- “Same Thing,” a jolting and uneasy future funk banger centered around shimmering synth arpeggios, skittering beats, bursts of Nile Rodgers-like guitar, a propulsive bass line and infectious hook serving as a silky bed for Owusu’s alternating dexterous and densely worded bars and soulful crooning. But at its core is an unflinchingly honest — and necessary — view of mental health struggles.
Owusu-Anash capped off an enormous 2021 with the Missing Molars EP, a five-track accompaniment to his critically applauded full-length debut. Recorded during the Smiling With No Teeth sessions, the Missing Molars EP material didn’t make the album — but further continue the soul-baring narrative of his debut. “Missing Molars is an extension of Smiling With No Teeth,” Owusu-Anash explains. “A small collection of tracks from the SWNT sessions that take the already established world-building groundwork of the album, and expand that universe into new and unexplored places. These are all tracks that I felt were special in their own right and needed to be shared. This is music without boundaries.”
Recently, Owusu-Anash made his Stateside, late night TV debut on The Late Show with Stephen Colbert, where he performed SWNT standout single “Gold Chains” along with his backing band.
And as you may recall, the Ghanian-Aussie JOVM mainstay had to reschedule his January Stateside tour to March-April as a result of the Omicron variant. The rescheduled tour includes an April 2, 2022 stop at Bowery Ballroom. (As always, you can check out the tour dates below. And check out the following for tickets and more information: https://www.genesisowusu.com/tour)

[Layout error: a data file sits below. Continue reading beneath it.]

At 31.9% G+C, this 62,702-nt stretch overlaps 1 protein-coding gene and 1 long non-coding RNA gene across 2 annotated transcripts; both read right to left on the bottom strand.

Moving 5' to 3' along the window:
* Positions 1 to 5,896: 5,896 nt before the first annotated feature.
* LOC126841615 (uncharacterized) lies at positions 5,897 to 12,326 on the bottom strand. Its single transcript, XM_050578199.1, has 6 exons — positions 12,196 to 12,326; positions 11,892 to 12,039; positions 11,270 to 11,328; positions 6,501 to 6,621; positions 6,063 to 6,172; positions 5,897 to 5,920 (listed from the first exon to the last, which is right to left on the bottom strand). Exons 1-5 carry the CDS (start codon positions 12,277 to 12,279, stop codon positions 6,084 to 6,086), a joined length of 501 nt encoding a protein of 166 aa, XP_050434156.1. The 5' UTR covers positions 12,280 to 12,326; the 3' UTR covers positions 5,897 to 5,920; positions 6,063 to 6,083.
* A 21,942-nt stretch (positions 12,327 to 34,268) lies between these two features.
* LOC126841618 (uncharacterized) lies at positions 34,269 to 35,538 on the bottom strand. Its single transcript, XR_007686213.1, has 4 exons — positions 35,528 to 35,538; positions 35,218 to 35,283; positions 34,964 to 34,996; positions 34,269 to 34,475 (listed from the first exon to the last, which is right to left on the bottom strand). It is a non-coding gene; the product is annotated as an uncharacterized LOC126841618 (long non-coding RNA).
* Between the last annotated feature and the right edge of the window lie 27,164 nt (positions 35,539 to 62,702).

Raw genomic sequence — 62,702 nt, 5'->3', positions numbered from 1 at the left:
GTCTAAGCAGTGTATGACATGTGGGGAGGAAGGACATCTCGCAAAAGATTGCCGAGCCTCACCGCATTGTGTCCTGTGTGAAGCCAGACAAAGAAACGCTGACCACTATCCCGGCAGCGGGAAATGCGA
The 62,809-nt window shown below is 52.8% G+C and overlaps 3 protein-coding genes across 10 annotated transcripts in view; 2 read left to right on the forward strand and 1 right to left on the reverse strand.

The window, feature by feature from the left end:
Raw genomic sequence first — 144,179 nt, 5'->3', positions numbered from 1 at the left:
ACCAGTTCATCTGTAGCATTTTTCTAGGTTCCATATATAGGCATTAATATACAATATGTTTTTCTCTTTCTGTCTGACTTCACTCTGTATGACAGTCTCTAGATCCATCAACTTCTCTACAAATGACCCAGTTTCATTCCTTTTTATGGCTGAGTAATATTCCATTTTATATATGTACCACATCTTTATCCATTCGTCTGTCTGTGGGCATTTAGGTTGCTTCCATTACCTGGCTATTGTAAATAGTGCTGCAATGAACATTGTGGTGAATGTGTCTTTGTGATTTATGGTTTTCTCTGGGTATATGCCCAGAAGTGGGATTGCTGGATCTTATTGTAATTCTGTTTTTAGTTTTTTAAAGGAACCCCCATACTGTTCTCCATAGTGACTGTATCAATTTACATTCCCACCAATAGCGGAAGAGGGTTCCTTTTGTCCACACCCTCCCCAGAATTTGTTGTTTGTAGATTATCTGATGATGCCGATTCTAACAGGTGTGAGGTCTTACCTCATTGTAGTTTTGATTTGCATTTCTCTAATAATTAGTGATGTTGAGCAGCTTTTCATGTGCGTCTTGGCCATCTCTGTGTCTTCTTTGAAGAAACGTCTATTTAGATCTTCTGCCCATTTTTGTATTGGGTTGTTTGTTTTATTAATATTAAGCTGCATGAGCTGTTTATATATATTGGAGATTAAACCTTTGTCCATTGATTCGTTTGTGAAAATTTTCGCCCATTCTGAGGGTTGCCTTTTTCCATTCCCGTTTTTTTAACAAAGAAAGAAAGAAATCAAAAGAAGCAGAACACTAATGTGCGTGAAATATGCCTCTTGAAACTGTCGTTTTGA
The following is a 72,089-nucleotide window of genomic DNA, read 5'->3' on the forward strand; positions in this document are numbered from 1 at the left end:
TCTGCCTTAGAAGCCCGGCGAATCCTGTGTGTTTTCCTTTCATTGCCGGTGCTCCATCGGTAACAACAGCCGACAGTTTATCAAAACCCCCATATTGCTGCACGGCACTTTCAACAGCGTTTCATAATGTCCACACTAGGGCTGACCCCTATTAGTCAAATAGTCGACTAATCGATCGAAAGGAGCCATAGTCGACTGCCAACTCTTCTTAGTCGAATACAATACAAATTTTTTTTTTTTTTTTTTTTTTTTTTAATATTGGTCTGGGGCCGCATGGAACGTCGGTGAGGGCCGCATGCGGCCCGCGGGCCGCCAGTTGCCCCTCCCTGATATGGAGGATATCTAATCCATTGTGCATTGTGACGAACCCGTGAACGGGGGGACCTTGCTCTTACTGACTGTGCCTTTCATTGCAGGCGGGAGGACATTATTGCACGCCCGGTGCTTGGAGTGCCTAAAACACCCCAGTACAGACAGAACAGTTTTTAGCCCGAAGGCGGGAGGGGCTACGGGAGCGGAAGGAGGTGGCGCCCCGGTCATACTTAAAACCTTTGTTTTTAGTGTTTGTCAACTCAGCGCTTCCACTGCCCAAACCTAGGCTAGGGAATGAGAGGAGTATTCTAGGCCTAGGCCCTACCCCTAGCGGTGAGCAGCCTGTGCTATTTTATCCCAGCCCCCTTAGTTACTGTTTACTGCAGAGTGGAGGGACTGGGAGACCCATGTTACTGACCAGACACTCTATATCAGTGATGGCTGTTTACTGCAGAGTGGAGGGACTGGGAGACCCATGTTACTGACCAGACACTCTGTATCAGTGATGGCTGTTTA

in the lead up to his Stateside headlining tour, the acclaimed Ghanian-Aussie JOVM mainstay shared Smiling With No Teeth‘s sixth and latest single, “Black Dogs!” may arguably be the most post-punk/punk rock leaning song on the entire album. Centered around a propulsive and angular bass line, a relentless and forceful four on the four, twinkling and fluttering synths, bursts of angular guitar paired with Owusu-Anash’s angry snarls, “Black Dogs!” is a mosh pit friendly stomp, fueled by simmering rage. It’s a rage that’s deeply familiar to me as a Black man frequently in era white spaces: Maybe you don’t get abused by the police at all, but the constant microagression, the backhanded compliments, the outright insults get deep into your soul. For me, it often feels like life is a series of insults, of someone always saying “you ain’t shit.”
Directed by Daniela Federici, the accompanying visual for “Black Dogs!” is split between a sumptuous and cinematic black and white and vivid color and captures Owusu-Anash’s frenetic, captivating energy.
“I really wanted to capture the tension and the rising chaos of the song in video form, and Daniela Federici knew how to bring that energy in spades, but also in a really artful way,” Owusu-Anash says in press notes. Of “Black Dogs!,” he adds, ” “It’s a straight-to-the-point song encompassing a day in the life of me, or just any Black person in Australia. It’s not that I’m getting abused by police every day, but it’s all the little micro-aggressions. Sonically speaking, it plays into how I feel every day, going into white spaces and feeling a bit paranoid.”